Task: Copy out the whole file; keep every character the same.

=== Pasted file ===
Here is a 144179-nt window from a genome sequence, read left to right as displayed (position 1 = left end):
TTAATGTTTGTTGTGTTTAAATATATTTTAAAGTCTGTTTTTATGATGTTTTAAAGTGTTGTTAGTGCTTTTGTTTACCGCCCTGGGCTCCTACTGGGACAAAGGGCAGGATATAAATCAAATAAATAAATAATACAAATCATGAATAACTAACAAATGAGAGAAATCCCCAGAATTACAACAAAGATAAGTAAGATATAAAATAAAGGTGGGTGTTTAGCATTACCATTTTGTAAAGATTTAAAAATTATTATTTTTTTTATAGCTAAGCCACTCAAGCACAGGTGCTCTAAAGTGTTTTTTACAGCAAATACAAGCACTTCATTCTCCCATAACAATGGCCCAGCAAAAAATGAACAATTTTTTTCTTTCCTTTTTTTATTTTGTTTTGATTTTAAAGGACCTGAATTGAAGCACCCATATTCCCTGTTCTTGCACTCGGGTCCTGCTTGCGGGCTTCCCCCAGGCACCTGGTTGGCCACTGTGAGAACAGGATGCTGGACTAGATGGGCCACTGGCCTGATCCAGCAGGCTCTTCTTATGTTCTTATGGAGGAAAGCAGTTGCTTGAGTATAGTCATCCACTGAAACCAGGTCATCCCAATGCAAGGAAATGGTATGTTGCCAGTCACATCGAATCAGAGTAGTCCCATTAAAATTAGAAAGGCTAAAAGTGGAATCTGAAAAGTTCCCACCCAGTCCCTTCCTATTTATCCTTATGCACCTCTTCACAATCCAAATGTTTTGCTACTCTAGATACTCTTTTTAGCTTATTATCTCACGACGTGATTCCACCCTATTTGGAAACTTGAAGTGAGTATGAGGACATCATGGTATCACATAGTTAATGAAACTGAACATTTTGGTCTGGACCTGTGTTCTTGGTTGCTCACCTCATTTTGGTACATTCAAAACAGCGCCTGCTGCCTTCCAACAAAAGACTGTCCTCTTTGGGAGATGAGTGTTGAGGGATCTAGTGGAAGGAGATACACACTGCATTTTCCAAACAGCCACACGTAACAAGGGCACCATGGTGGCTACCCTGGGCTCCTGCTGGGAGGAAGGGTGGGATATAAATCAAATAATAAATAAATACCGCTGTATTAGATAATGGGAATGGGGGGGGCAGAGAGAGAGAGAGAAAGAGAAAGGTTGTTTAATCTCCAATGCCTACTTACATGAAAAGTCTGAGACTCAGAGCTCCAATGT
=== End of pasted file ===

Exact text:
Here is a 144179-nt window from a genome sequence, read left to right as displayed (position 1 = left end):
TTAATGTTTGTTGTGTTTAAATATATTTTAAAGTCTGTTTTTATGATGTTTTAAAGTGTTGTTAGTGCTTTTGTTTACCGCCCTGGGCTCCTACTGGGACAAAGGGCAGGATATAAATCAAATAAATAAATAATACAAATCATGAATAACTAACAAATGAGAGAAATCCCCAGAATTACAACAAAGATAAGTAAGATATAAAATAAAGGTGGGTGTTTAGCATTACCATTTTGTAAAGATTTAAAAATTATTATTTTTTTTATAGCTAAGCCACTCAAGCACAGGTGCTCTAAAGTGTTTTTTACAGCAAATACAAGCACTTCATTCTCCCATAACAATGGCCCAGCAAAAAATGAACAATTTTTTTCTTTCCTTTTTTTATTTTGTTTTGATTTTAAAGGACCTGAATTGAAGCACCCATATTCCCTGTTCTTGCACTCGGGTCCTGCTTGCGGGCTTCCCCCAGGCACCTGGTTGGCCACTGTGAGAACAGGATGCTGGACTAGATGGGCCACTGGCCTGATCCAGCAGGCTCTTCTTATGTTCTTATGGAGGAAAGCAGTTGCTTGAGTATAGTCATCCACTGAAACCAGGTCATCCCAATGCAAGGAAATGGTATGTTGCCAGTCACATCGAATCAGAGTAGTCCCATTAAAATTAGAAAGGCTAAAAGTGGAATCTGAAAAGTTCCCACCCAGTCCCTTCCTATTTATCCTTATGCACCTCTTCACAATCCAAATGTTTTGCTACTCTAGATACTCTTTTTAGCTTATTATCTCACGACGTGATTCCACCCTATTTGGAAACTTGAAGTGAGTATGAGGACATCATGGTATCACATAGTTAATGAAACTGAACATTTTGGTCTGGACCTGTGTTCTTGGTTGCTCACCTCATTTTGGTACATTCAAAACAGCGCCTGCTGCCTTCCAACAAAAGACTGTCCTCTTTGGGAGATGAGTGTTGAGGGATCTAGTGGAAGGAGATACACACTGCATTTTCCAAACAGCCACACGTAACAAGGGCACCATGGTGGCTACCCTGGGCTCCTGCTGGGAGGAAGGGTGGGATATAAATCAAATAATAAATAAATACCGCTGTATTAGATAATGGGAATGGGGGGGGCAGAGAGAGAGAGAGAAAGAGAAAGGTTGTTTAATCTCCAATGCCTACTTACATGAAAAGTCTGAGACTCAGAGCTCCAATGT